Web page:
Tomorrow marks the 154th anniversary of the Battle of Reams Station. The Union Fifth Corps cut the Petersburg & Weldon Railroad on August 18, 1864, and Confederate counteroffensives failed to drive them off the position. While Gouverneur Warren’s men built fortifications along the tracks, Winfield Scott Hancock’s Second Corps marched south to further wreck the rails. The Confederate Third Corps and cavalry struck at Hancock’s exposed men on August 25th. This time they succeeded in pushing the Federals back.
ECW’s Ryan Quint offered a fuller look at the battle during its sesquicentennial and a walk along the American Battlefield Trust preserved battlefield makes it easy to understand why the Second Corps position fell apart. Civil War Trails additionally placed two interpretive waysides at Oak Grove Church relating to the Wilson-Kautz Raid. I hope this map helps future visitors to the site.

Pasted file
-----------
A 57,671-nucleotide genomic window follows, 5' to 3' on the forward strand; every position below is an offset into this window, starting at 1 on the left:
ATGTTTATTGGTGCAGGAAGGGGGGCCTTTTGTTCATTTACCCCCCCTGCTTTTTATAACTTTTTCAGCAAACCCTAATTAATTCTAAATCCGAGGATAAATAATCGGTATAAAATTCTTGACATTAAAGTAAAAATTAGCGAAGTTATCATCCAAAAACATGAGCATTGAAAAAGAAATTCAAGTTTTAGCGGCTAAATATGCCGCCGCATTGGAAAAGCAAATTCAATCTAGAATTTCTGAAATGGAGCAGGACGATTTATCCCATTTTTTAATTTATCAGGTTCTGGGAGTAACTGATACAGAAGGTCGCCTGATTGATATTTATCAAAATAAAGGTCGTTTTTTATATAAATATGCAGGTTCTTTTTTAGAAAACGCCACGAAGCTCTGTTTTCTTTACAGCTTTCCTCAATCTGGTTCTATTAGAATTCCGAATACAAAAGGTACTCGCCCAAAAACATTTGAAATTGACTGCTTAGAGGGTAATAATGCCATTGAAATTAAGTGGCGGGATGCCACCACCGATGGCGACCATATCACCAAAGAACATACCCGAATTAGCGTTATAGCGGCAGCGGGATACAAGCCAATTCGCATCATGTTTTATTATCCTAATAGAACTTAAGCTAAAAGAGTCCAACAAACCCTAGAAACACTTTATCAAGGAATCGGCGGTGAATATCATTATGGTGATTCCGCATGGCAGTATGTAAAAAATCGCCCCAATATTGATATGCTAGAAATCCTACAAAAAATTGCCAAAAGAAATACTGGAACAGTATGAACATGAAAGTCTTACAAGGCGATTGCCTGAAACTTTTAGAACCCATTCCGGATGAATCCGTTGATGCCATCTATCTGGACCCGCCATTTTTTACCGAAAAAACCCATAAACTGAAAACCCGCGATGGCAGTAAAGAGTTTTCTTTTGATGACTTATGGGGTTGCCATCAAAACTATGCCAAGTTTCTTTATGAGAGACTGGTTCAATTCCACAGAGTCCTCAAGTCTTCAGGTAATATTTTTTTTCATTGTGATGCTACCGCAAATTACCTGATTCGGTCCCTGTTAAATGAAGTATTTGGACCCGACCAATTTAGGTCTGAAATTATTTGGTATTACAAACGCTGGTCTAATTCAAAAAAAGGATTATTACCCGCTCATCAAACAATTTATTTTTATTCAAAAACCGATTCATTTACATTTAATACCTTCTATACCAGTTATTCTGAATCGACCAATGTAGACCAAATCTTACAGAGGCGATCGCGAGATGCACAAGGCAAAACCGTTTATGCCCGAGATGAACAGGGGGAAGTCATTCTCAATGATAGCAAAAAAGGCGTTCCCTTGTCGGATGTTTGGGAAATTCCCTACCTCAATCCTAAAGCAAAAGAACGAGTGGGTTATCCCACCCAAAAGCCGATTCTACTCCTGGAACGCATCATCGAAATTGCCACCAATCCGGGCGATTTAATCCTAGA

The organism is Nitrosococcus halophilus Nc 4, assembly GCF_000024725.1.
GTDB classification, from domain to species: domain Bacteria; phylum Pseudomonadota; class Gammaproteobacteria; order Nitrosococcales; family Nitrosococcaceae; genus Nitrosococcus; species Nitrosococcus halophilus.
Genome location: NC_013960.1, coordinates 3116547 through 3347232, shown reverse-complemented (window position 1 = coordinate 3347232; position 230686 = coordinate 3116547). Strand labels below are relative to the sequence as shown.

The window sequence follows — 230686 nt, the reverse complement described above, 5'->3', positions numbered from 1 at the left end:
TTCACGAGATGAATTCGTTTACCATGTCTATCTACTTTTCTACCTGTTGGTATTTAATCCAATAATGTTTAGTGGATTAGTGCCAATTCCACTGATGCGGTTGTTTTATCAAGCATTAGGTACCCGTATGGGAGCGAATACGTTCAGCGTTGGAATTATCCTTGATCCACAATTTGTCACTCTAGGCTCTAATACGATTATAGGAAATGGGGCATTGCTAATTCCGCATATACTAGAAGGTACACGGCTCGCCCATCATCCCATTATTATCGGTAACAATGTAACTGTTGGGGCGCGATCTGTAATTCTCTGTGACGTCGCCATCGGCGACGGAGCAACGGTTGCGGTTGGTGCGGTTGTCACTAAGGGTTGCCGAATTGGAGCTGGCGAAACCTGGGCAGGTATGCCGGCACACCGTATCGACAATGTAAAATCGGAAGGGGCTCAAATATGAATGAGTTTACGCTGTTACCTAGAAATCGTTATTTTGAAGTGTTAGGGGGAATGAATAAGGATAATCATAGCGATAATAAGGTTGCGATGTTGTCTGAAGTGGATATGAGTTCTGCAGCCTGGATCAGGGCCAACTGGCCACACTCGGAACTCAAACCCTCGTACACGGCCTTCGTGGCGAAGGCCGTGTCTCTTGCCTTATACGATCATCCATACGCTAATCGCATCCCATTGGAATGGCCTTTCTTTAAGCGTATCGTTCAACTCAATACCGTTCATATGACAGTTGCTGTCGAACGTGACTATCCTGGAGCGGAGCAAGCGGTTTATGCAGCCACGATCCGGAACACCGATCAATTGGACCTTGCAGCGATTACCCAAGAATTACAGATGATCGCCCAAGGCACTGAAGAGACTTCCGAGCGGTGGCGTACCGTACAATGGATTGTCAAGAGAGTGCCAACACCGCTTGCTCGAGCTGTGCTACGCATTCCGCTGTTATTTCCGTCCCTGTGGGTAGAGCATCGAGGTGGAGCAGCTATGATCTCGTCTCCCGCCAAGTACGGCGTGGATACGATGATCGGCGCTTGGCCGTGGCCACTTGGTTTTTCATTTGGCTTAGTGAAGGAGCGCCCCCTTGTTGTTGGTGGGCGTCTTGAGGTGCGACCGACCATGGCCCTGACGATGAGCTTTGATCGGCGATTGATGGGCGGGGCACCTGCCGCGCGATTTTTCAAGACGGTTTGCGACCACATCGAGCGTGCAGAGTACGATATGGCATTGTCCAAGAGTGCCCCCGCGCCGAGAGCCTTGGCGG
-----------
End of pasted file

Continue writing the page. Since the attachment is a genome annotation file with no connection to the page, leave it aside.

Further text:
A couple things to note. GPS travelers should not plug Reams Station into their devices, that will likely take them to a gas station with that name a few miles to the north. The site does not have a formal address, though the American Battlefield Trust parking lot is just to the west of the intersection of Reams Drive and Halifax Road. Oak Grove United Methodist Church (12715 Acorn Drive, Petersburg, VA 23805) can also be used for orientation. The modern Halifax Road rests on the bed of the historic Petersburg & Weldon Railroad and the modern railroad is about a mile to the east.
The total walking distance is about two-thirds of a mile and it is entirely flat but with little shade. Originally the Trust planned to include waysides on the western leg of the trail. Though these were never installed, visitors should still walk the trail in the intended clockwise loop. Otherwise the first wayside encountered will discuss the aftermath of the battle. Nevertheless it is certainly worth the visit.